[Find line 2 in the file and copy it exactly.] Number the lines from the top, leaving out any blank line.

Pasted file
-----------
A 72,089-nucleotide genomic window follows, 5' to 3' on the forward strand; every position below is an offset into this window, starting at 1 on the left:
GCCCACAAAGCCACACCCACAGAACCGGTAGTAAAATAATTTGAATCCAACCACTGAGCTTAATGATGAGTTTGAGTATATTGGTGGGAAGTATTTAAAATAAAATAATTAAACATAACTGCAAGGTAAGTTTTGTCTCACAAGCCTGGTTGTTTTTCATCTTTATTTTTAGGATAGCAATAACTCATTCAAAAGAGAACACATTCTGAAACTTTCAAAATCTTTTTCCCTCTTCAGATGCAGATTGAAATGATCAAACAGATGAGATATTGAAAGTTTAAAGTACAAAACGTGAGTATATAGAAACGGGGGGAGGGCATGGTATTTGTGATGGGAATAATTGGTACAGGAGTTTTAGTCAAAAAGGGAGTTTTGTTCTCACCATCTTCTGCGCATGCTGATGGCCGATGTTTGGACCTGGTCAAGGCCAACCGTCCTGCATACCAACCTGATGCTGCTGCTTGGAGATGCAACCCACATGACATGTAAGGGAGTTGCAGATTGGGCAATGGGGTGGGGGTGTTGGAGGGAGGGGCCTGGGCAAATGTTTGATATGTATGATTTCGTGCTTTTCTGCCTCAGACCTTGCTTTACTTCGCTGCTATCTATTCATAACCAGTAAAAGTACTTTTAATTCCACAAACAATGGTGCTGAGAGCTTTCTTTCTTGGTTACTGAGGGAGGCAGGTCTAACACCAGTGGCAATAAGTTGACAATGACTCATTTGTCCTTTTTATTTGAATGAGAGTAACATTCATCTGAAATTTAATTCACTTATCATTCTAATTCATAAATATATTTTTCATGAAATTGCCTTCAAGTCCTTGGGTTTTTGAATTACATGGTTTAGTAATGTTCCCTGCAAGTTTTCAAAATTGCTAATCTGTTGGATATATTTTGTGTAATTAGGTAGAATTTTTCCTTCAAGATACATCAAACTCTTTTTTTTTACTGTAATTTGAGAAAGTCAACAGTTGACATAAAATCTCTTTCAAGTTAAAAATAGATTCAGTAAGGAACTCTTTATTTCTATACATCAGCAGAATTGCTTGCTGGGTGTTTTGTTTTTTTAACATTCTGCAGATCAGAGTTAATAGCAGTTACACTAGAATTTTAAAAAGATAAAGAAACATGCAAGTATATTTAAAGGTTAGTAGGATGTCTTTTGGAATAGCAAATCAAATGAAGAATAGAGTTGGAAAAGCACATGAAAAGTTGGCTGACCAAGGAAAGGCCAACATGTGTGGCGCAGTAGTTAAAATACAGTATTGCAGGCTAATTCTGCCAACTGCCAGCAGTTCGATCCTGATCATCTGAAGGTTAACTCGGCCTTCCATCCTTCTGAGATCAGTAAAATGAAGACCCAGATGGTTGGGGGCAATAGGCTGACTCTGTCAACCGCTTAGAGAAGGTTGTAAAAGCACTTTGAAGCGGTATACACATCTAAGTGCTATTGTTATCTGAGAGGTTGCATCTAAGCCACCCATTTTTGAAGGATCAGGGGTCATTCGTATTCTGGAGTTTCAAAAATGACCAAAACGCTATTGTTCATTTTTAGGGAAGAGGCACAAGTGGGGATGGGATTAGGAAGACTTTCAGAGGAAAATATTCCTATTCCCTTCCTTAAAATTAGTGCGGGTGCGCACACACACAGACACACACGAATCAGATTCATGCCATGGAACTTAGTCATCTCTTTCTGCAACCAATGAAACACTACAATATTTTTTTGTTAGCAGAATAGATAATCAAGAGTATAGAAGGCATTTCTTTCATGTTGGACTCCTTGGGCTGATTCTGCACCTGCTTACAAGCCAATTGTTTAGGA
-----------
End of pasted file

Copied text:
GCCCACAAAGCCACACCCACAGAACCGGTAGTAAAATAATTTGAATCCAACCACTGAGCTTAATGATGAGTTTGAGTATATTGGTGGGAAGTATTTAAAATAAAATAATTAAACATAACTGCAAGGTAAGTTTTGTCTCACAAGCCTGGTTGTTTTTCATCTTTATTTTTAGGATAGCAATAACTCATTCAAAAGAGAACACATTCTGAAACTTTCAAAATCTTTTTCCCTCTTCAGATGCAGATTGAAATGATCAAACAGATGAGATATTGAAAGTTTAAAGTACAAAACGTGAGTATATAGAAACGGGGGGAGGGCATGGTATTTGTGATGGGAATAATTGGTACAGGAGTTTTAGTCAAAAAGGGAGTTTTGTTCTCACCATCTTCTGCGCATGCTGATGGCCGATGTTTGGACCTGGTCAAGGCCAACCGTCCTGCATACCAACCTGATGCTGCTGCTTGGAGATGCAACCCACATGACATGTAAGGGAGTTGCAGATTGGGCAATGGGGTGGGGGTGTTGGAGGGAGGGGCCTGGGCAAATGTTTGATATGTATGATTTCGTGCTTTTCTGCCTCAGACCTTGCTTTACTTCGCTGCTATCTATTCATAACCAGTAAAAGTACTTTTAATTCCACAAACAATGGTGCTGAGAGCTTTCTTTCTTGGTTACTGAGGGAGGCAGGTCTAACACCAGTGGCAATAAGTTGACAATGACTCATTTGTCCTTTTTATTTGAATGAGAGTAACATTCATCTGAAATTTAATTCACTTATCATTCTAATTCATAAATATATTTTTCATGAAATTGCCTTCAAGTCCTTGGGTTTTTGAATTACATGGTTTAGTAATGTTCCCTGCAAGTTTTCAAAATTGCTAATCTGTTGGATATATTTTGTGTAATTAGGTAGAATTTTTCCTTCAAGATACATCAAACTCTTTTTTTTTACTGTAATTTGAGAAAGTCAACAGTTGACATAAAATCTCTTTCAAGTTAAAAATAGATTCAGTAAGGAACTCTTTATTTCTATACATCAGCAGAATTGCTTGCTGGGTGTTTTGTTTTTTTAACATTCTGCAGATCAGAGTTAATAGCAGTTACACTAGAATTTTAAAAAGATAAAGAAACATGCAAGTATATTTAAAGGTTAGTAGGATGTCTTTTGGAATAGCAAATCAAATGAAGAATAGAGTTGGAAAAGCACATGAAAAGTTGGCTGACCAAGGAAAGGCCAACATGTGTGGCGCAGTAGTTAAAATACAGTATTGCAGGCTAATTCTGCCAACTGCCAGCAGTTCGATCCTGATCATCTGAAGGTTAACTCGGCCTTCCATCCTTCTGAGATCAGTAAAATGAAGACCCAGATGGTTGGGGGCAATAGGCTGACTCTGTCAACCGCTTAGAGAAGGTTGTAAAAGCACTTTGAAGCGGTATACACATCTAAGTGCTATTGTTATCTGAGAGGTTGCATCTAAGCCACCCATTTTTGAAGGATCAGGGGTCATTCGTATTCTGGAGTTTCAAAAATGACCAAAACGCTATTGTTCATTTTTAGGGAAGAGGCACAAGTGGGGATGGGATTAGGAAGACTTTCAGAGGAAAATATTCCTATTCCCTTCCTTAAAATTAGTGCGGGTGCGCACACACACAGACACACACGAATCAGATTCATGCCATGGAACTTAGTCATCTCTTTCTGCAACCAATGAAACACTACAATATTTTTTTGTTAGCAGAATAGATAATCAAGAGTATAGAAGGCATTTCTTTCATGTTGGACTCCTTGGGCTGATTCTGCACCTGCTTACAAGCCAATTGTTTAGGA